If you want to head outside, check out our summer guide listings — we'll get you there. But if you want to stay cool, here are seven cool places to visit in Florida this summer. Most of them are indoors — but two take you down below the surface and sea, where it's always cool.
1. Raise your glass (and liberate the ladies) at the best dive bar ever
The Flora-Bama has it all: mullet tosses, live music, royal reds and, yes, a church. Sure, you can sit on the sand or on the covered first floor, but if you're really hot, head upstairs to the a/c and the stage where countless talents have played.
Plus, you can leave your bra as a souvenir. We suggest you bring an extra, in case the spirit (and one too many bushwhackers) moves you.Flora-Bama Bar and Oyster Lounge, 17401 Perdido Key Dr., Pensacola. 850-492-0611. florabama.com.
2. Tour the Hotel Ponce de Leon
If you find yourself in St. Augustine — and every Floridian does, eventually — do yourself a favor and check out the inside of Flagler College. No, not to go there — to take a tour. It's a Spanish Renaissance Revival style hotel, built by Henry Flagler. He paid Louis Tiffany to design the inside, and if you take the tour, you get to see the glitz and glamour of another era. The tour's the only way to get beyond the lobby without paying tuition; trust us, the tour's cheaper (and has less algebra).
Flagler College/Ponce de Leon, 74 King Street St., Augustine. 904-829-6481. flagler.edu.
3. Snorkel with a parrotfish
If you love sandy beaches, you need to meet the parrotfish. After all, they make sand. They eat coral and digest it and there you have it: parrotfish poop. Or, as we like to call it, sand. If that doesn't thrill you, how about coming face-to-face with a moray eel, Sergeant Majors, barracudas (they're actually kinda cute) or any other coral reef dwellers? John Pennekamp State Park has snorkel trips and they provide the gear. If you want to stay cool, under the sea's a good place to do it — just don't forget to put sunscreen behind your knees.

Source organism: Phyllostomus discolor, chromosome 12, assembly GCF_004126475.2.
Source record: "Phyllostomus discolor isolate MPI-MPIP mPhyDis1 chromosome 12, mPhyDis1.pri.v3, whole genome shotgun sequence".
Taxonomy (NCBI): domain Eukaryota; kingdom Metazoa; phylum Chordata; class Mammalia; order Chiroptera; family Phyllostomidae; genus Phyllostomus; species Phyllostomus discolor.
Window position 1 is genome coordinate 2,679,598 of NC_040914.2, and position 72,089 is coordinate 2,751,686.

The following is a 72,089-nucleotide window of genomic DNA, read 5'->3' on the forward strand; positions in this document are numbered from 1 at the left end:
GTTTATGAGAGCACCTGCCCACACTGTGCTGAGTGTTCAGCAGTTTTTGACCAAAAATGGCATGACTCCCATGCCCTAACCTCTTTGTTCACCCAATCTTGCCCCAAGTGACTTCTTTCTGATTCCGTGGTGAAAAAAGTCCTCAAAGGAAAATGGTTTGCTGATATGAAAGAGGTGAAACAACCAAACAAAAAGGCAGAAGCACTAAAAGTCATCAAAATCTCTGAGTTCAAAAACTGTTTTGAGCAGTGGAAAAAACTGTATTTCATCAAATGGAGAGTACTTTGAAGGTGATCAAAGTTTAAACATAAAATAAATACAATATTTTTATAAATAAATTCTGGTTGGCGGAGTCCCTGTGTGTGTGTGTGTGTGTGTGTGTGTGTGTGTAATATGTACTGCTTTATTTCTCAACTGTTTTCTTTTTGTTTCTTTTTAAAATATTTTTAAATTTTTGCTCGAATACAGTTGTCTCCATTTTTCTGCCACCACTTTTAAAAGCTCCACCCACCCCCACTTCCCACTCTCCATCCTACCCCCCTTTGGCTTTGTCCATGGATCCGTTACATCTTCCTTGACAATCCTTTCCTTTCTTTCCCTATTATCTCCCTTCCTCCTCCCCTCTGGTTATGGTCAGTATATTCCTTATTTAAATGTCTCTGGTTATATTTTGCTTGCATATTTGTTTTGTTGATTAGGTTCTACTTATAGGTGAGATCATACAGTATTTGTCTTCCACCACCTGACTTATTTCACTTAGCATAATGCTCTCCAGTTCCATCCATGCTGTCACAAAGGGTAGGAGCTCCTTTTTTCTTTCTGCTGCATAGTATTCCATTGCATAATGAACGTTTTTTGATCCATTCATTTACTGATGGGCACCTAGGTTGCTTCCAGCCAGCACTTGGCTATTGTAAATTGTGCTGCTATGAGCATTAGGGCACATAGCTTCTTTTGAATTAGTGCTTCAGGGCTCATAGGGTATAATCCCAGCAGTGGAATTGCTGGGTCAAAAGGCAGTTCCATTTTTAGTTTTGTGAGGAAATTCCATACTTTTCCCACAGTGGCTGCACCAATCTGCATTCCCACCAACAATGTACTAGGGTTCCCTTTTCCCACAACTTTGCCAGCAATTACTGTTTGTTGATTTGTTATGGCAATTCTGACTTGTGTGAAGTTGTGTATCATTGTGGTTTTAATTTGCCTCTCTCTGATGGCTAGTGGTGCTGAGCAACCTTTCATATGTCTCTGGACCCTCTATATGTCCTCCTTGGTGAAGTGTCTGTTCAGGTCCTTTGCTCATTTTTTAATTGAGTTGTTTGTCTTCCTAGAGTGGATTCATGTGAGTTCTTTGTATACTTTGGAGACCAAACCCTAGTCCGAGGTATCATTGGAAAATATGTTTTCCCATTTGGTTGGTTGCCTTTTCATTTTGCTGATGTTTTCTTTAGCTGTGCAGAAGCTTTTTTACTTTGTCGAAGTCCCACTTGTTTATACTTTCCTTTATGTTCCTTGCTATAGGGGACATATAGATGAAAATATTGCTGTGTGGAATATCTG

102601 Overseas Highway (MM 102.5), Key Largo. 305-451-6300. pennekamppark.com.
4. Go underground with Florida's caves
Journey to the center of the earth at Florida Caverns State Park. OK, well, not the center — but as far below Florida's surface as you can get without needing gills. These dry air caves are dark, cool and fascinating — as is the wooded hiking trail around the park. The tours require a guide, but they're worth it (and not just to beat the heat). After all, knowing all about Florida's caves is invaluable party talk (and something most Floridians themselves have never seen).
Florida Caverns State Park, 3345 Caverns Rd., Marianna. 850-482-1228. floridastateparks.org.
5. Have a pusalow at the state's oldest diner
You need a pusalow. You don't know it, but you do. As the sign promises, Angels Diner is the oldest in Florida. It's near the St. Johns River in Palatka, and the burgers and fries are scrumptious, but if you really want to indulge, seriously, the pusalow is the way to go: chocolate syrup, vanilla, milk and ice. It sounds simple, and it is: Simply yummy.